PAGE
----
A ziploc bag containing a single pill of gabapentin was placed front and centre as evidence during a supreme court case where an accused was acquitted after an officer believed the anticonvulsant drug was prohibited.
In a judgement rendered on May 14th, a majority of Supreme Court jurists ruled in favour of the accused.
In R V. Tim, the accused hit a sign on the side of the road and kept on driving.
When the police showed up, an officer requested to see documentation of the vehicle and the driver's licence. During this interaction, the officer saw the pill of gabapentin in question which led to the accused's arrest.
But gabapentin is not listed under Canada's Controlled Drugs and Substances Act. Therefore, the arrest was made on a mistake of law. This case went all the way to the SCC, which ultimately ruled in the accused's favour on Charter grounds. To do so otherwise, the majority concluded, would bring justice into disrepute.
During the officer's first observations, the pill was mistakenly believed to be a controlled drug but it wasn't. Nevertheless, the accused was arrested before the police found illegal items in subsequent searches.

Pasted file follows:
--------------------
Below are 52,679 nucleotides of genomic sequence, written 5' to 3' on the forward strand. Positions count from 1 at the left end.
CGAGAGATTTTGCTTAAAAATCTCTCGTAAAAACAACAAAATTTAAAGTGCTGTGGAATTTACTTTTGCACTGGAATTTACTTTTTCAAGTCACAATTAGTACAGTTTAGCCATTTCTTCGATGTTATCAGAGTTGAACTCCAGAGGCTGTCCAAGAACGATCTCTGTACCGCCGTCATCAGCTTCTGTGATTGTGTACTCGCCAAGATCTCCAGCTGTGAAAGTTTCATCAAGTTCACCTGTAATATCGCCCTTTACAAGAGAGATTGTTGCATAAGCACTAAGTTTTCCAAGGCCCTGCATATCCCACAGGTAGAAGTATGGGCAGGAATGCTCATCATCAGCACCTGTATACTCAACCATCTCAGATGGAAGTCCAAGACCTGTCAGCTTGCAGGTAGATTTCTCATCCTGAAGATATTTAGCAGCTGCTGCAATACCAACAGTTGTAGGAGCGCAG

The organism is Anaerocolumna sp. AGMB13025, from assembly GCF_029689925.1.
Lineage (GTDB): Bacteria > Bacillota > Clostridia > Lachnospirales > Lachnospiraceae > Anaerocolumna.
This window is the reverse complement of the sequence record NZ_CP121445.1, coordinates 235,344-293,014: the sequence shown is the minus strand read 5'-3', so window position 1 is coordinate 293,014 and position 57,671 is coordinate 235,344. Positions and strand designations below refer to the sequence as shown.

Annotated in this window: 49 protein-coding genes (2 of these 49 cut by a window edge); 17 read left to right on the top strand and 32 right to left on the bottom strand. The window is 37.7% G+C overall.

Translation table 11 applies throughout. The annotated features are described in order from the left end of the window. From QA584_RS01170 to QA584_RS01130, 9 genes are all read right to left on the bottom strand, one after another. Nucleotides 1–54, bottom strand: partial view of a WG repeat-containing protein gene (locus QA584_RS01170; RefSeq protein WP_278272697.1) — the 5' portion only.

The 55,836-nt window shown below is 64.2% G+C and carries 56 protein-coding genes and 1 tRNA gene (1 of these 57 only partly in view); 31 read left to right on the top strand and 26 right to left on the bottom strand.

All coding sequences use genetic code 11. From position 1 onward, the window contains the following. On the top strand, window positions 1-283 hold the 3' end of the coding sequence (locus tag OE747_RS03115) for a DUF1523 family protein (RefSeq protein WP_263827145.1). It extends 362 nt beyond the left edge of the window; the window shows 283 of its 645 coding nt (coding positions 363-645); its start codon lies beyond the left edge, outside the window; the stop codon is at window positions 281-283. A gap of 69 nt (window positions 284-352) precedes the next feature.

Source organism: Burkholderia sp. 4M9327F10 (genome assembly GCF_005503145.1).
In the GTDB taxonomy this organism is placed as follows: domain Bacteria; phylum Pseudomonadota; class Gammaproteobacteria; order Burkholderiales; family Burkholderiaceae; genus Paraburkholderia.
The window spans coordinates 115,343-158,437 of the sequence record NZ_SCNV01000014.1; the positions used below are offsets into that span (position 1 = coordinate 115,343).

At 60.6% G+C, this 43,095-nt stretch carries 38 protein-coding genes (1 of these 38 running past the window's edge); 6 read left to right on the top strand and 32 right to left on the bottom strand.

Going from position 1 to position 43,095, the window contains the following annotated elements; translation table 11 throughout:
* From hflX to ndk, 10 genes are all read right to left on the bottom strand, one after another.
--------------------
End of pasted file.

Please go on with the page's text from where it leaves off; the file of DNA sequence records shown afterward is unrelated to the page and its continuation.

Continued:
A more thorough pat-down turned up several pills of fentanyl and hydromorphone, a .22 rifle and a .45 handgun hidden on the accused's person.
Another cop arrived and found more fentanyl in the car, along with some bear spray and a folded knife. On their way to put the suspect into the vehicle, they also noticed he was walking strangely.
"At that time, he started limping and shaking his leg, which seemed strange to me at the time. It’s almost as though he had something falling down his pant leg or something concealed in his pants. So when I got him to my vehicle, before I placed him in the vehicle, more ammunition, like, .22 calibre ammunition, fell from inside of his pant leg, which was suspicious to me. So I conducted another search, thinking that I’ve missed some items," said a police officer.
The majority of the SCC court ruled that the evidence seized during the subsequent stages of searches were exculpatory.
" Canadian law has long held that an arrest based on a mistake of law is unlawful, even if the mistake is made in good faith. The concept of “reasonable and probable grounds” for arrest relates to the facts, not the existence of an offence in law. A police officer makes a mistake of law when the officer knows the facts and erroneously concludes that they amount to an offence, when, as a matter of law, they do not."The full ruling can be read here